The Book of Revelation was intended to be interpreted symbolically. The very first verse (which is most likely the original title of the entire work) implies as much:
The Revelation of Jesus Christ, which God gave unto him, to shew unto his servants things which must shortly come to pass; and he sent and signified it by his angel unto his servant John:
Note that the revelation isn’t just sent to John–it is signified (i.e., “given by a sign”) to him. Why would anyone write this way when they could have written in plain
English Greek? Because in a time of intense political persecution, writing in plain language means signing your own death warrant. (Remember the Bugs Bunny cartoonwhere they throw him to the lions in the Colosseum?) So if the entire purpose of your text is to suggest that, contra official dogma, someone other than the emperor is divine, you’d best signify it. Symbolic reading isn’t some fancy-pants ivory tower approach to a text that we don’t like–it is how the author intended that the text be read. Just as Jesus didn’t think that you would fact-check the parable of the Good Samaritan–that’s another story that was meant to be read seriously but not as historically accurate.
I think on some level even the most conservative of us understand this idea: you didn’t really think that some day a sword would come out of Christ’s mouth (Rev 1:16); even if you didn’t consciously think about or label what you were doing, you knew that this was meant to be a symbolic representation of the idea that power and authority would emanate from the very person of Christ. And you didn’t think your eternal reward would actually consist of holding up the walls of the temple, did you (Rev 3:12)? Good instinct.
Now that I’ve buttered you up, let’s turn to something a little trickier–something where even the most liberal LDS readers tend to go all literal on me. I want to propose that Revelation 11 can be understood as a symbolic representation of the history of the church. First, the text of Revelation 11:3-12:
3 And I will give power unto my two witnesses, and they shall prophesy a thousand two hundred and threescore days, clothed in sackcloth.
4 These are the two olive trees, and the two candlesticks standing before the God of the earth.
5 And if any man will hurt them, fire proceedeth out of their mouth, and devoureth their enemies: and if any man will hurt them, he must in this manner be killed.
6 These have power to shut heaven, that it rain not in the days of their prophecy: and have power over waters to turn them to blood, and to smite the earth with all plagues, as often as they will.
7 And when they shall have finished their testimony, the beast that ascendeth out of the bottomless pit shall make war against them, and shall overcome them, and kill them.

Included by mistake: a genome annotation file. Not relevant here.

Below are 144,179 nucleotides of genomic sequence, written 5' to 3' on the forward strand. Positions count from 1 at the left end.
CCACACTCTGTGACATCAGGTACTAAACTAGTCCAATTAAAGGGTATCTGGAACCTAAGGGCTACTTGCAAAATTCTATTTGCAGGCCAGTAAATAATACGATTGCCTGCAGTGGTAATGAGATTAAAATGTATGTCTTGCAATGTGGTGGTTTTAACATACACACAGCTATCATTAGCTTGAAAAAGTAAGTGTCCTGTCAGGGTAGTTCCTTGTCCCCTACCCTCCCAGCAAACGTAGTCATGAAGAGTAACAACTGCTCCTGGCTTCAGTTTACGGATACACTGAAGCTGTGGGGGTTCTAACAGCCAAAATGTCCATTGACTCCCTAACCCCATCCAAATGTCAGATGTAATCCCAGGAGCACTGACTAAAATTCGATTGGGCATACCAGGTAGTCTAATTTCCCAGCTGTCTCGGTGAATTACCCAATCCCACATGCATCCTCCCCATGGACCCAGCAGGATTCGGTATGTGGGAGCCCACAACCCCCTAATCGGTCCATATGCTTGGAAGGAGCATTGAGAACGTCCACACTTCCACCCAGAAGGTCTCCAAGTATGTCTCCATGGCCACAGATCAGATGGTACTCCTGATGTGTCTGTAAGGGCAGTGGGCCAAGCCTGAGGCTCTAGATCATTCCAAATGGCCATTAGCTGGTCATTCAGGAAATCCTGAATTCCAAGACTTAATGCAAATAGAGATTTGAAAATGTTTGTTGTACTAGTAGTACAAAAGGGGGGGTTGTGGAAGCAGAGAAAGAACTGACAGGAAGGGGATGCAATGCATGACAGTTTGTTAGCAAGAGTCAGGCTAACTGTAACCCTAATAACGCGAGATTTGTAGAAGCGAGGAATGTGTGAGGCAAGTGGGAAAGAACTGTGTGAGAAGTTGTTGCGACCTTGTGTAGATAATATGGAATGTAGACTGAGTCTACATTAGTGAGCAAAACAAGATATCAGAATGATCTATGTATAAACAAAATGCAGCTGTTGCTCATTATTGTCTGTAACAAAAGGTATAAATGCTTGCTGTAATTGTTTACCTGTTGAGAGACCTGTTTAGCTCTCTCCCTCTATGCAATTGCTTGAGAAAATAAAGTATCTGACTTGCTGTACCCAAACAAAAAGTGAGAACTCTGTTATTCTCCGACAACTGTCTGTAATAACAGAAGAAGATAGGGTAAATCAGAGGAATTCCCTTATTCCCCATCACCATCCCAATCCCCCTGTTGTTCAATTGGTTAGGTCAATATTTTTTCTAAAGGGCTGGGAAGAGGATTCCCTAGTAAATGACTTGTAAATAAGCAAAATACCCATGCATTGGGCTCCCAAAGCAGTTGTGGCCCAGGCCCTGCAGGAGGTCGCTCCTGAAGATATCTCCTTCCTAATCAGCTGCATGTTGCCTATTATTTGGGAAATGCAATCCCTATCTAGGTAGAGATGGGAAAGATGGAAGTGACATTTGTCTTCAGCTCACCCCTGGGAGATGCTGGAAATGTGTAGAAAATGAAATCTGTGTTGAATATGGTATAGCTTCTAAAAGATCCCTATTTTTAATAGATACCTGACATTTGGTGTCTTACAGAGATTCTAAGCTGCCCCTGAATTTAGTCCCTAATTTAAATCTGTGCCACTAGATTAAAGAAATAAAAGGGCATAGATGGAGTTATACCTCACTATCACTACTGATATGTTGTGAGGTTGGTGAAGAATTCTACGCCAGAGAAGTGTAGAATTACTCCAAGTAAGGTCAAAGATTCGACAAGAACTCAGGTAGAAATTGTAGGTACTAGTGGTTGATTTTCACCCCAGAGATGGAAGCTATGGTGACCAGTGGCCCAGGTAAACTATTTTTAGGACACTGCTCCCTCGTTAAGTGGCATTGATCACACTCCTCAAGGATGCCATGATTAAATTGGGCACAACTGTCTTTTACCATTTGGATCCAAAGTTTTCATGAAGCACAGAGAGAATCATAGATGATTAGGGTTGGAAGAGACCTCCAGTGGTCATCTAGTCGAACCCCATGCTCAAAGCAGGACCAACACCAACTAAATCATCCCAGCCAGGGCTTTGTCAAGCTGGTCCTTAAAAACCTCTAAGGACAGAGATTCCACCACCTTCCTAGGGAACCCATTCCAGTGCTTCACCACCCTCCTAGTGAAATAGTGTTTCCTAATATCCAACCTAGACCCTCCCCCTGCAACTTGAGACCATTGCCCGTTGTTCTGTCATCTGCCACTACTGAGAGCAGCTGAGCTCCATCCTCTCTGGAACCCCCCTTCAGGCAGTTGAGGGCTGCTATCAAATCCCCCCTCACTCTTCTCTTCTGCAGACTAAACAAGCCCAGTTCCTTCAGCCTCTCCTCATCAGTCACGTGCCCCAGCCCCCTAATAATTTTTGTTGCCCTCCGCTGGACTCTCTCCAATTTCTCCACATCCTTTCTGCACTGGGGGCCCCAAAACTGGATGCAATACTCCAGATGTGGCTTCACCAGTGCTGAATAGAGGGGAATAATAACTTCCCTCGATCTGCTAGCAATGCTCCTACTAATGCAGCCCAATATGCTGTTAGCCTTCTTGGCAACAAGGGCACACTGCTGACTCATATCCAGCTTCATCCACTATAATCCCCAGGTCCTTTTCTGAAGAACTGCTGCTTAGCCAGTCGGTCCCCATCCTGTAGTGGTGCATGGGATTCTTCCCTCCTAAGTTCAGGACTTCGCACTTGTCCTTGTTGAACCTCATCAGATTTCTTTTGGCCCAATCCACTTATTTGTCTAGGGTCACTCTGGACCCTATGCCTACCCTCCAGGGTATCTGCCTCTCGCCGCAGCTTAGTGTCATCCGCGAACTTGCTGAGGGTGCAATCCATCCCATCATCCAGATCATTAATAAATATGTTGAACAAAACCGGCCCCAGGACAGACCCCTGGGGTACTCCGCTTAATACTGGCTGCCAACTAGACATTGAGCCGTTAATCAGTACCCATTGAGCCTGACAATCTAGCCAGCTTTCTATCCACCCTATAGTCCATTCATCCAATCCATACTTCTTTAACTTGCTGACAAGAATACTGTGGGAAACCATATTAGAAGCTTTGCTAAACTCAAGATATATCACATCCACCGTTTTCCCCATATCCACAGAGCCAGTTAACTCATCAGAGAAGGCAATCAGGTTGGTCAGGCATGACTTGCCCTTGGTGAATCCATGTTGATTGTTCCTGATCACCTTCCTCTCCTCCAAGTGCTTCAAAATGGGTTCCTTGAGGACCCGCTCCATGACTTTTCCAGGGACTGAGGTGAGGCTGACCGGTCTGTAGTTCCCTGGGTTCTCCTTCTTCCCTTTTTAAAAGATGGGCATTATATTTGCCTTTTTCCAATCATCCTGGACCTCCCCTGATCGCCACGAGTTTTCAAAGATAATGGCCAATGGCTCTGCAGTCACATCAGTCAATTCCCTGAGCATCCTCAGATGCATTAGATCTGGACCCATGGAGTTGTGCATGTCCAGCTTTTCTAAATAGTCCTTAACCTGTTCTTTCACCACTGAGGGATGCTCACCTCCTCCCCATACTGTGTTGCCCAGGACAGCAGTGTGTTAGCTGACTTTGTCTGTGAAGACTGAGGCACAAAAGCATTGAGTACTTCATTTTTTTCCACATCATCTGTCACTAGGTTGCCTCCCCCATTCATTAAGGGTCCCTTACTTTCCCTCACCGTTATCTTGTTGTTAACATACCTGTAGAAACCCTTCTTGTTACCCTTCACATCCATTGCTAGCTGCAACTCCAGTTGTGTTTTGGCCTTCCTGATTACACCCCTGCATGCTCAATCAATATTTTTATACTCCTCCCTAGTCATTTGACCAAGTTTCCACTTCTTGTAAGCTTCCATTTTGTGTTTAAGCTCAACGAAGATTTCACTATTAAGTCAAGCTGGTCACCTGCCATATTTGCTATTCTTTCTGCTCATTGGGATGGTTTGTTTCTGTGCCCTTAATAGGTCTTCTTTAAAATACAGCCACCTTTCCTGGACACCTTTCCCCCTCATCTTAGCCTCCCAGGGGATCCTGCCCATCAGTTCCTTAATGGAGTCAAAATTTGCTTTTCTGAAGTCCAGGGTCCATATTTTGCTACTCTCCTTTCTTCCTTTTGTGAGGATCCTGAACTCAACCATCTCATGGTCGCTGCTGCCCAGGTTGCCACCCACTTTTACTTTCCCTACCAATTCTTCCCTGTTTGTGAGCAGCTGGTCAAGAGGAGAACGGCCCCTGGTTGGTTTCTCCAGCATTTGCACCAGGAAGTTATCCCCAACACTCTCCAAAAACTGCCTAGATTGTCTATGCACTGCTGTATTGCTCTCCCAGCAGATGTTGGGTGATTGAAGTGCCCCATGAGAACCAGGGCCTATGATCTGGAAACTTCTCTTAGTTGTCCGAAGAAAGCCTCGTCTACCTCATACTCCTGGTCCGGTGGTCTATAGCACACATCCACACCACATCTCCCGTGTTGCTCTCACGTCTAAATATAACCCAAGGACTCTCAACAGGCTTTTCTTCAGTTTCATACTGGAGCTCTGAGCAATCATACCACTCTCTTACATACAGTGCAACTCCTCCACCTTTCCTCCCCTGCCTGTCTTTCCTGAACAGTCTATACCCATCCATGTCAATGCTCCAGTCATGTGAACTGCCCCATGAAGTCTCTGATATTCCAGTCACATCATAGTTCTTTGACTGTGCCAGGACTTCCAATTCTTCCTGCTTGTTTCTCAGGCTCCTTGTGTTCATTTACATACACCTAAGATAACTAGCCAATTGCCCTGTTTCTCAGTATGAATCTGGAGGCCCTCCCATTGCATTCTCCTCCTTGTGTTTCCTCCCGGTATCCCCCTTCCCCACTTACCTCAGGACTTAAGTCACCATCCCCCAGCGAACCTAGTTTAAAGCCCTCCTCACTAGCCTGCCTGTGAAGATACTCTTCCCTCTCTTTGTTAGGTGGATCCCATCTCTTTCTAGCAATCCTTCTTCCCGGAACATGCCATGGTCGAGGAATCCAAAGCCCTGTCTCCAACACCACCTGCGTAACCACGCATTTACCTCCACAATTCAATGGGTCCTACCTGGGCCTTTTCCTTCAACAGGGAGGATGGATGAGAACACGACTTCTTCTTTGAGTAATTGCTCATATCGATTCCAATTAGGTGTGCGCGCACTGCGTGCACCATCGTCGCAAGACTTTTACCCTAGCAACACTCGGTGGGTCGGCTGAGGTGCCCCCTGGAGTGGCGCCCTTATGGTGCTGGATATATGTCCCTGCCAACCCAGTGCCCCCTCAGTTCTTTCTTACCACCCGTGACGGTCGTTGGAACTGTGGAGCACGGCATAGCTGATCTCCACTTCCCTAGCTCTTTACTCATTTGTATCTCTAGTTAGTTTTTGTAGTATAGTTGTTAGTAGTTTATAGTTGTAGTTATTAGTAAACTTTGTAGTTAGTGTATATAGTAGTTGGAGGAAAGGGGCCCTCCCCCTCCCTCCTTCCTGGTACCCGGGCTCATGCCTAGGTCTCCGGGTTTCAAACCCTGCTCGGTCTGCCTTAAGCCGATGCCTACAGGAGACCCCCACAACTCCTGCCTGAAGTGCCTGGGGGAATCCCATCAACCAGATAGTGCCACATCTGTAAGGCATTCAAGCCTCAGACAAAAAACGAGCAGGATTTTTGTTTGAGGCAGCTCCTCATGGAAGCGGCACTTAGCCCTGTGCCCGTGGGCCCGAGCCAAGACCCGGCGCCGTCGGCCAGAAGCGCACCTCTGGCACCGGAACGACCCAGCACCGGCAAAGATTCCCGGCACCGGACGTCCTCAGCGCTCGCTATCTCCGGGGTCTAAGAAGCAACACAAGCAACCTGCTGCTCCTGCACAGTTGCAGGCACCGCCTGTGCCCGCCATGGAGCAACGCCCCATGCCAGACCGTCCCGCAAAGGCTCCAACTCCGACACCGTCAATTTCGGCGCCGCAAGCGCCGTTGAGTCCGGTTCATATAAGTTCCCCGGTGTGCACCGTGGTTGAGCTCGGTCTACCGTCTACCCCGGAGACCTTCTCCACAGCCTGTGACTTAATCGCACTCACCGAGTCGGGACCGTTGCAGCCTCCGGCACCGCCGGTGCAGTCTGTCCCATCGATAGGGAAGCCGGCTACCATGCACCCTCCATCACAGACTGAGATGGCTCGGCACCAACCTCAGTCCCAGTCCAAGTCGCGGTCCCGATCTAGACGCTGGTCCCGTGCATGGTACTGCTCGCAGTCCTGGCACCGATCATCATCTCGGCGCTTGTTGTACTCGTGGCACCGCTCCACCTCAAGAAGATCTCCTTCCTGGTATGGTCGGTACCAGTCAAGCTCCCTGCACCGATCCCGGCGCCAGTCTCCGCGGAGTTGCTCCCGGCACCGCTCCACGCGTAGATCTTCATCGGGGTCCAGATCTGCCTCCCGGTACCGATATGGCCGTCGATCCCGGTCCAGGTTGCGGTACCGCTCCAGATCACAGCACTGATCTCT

8 And their dead bodies shall lie in the street of the great city, which spiritually is called Sodom and Egypt, where also our Lord was crucified.
9 And they of the people and kindreds and tongues and nations shall see their dead bodies three days and an half, and shall not suffer their dead bodies to be put in graves.
10 And they that dwell upon the earth shall rejoice over them, and make merry, and shall send gifts one to another; because these two prophets tormented them that dwelt on the earth.
11 And after three days and an half the Spirit of life from God entered into them, and they stood upon their feet; and great fear fell upon them which saw them.
12 And they heard a great voice from heaven saying unto them, Come up hither. And they ascended up to heaven in a cloud; and their enemies beheld them.
Now, before I present my symbolic reading, many of you are probably having this vague feeling that there is something in the D & C about this story . . . can I ask you to just put that thought into cold storage? I promise we’ll get back to it in a minute. But for now, let it go. OK then.
A strictly literal reading of this verse has always struck me as about as appropriate as enchiladas at a Chinese buffet. It just doesn’t fit the context or the author’s design for the book. If this chapter had more ten-headed beasts, we never even would have considered taking it literally. But because the image is something that strikes us as possible (“Mormon elders killed on streets of Jerusalem . . . film at 11.”), we slip into a literal reading. Let’s try a symbolic reading.
In Revelation 11:3, we are introduced to the two witnesses. (The time period–1,260 days–has reference to Dan 12:7, which I mention not because it is relevant to what I am doing here but only because otherwise I’d lose half of you to trying to figure out what it meant.) We are told rather clearly (er, rather clearly by the standard of Revelation, anyway) who exactly these witnesses are in the next verse: they are the two olive trees and the two candlesticks. Revelation 1:20 states that “the seven candlesticks . . . are the seven churches.” So the two candlesticks in this chapter are part of the churches. (Why only part and not all? Because we learned in those chapters that not all of the churches were righteous; some were downright apostate. The fact that this is two and not seven suggests that it represents only the righteous part of the church.)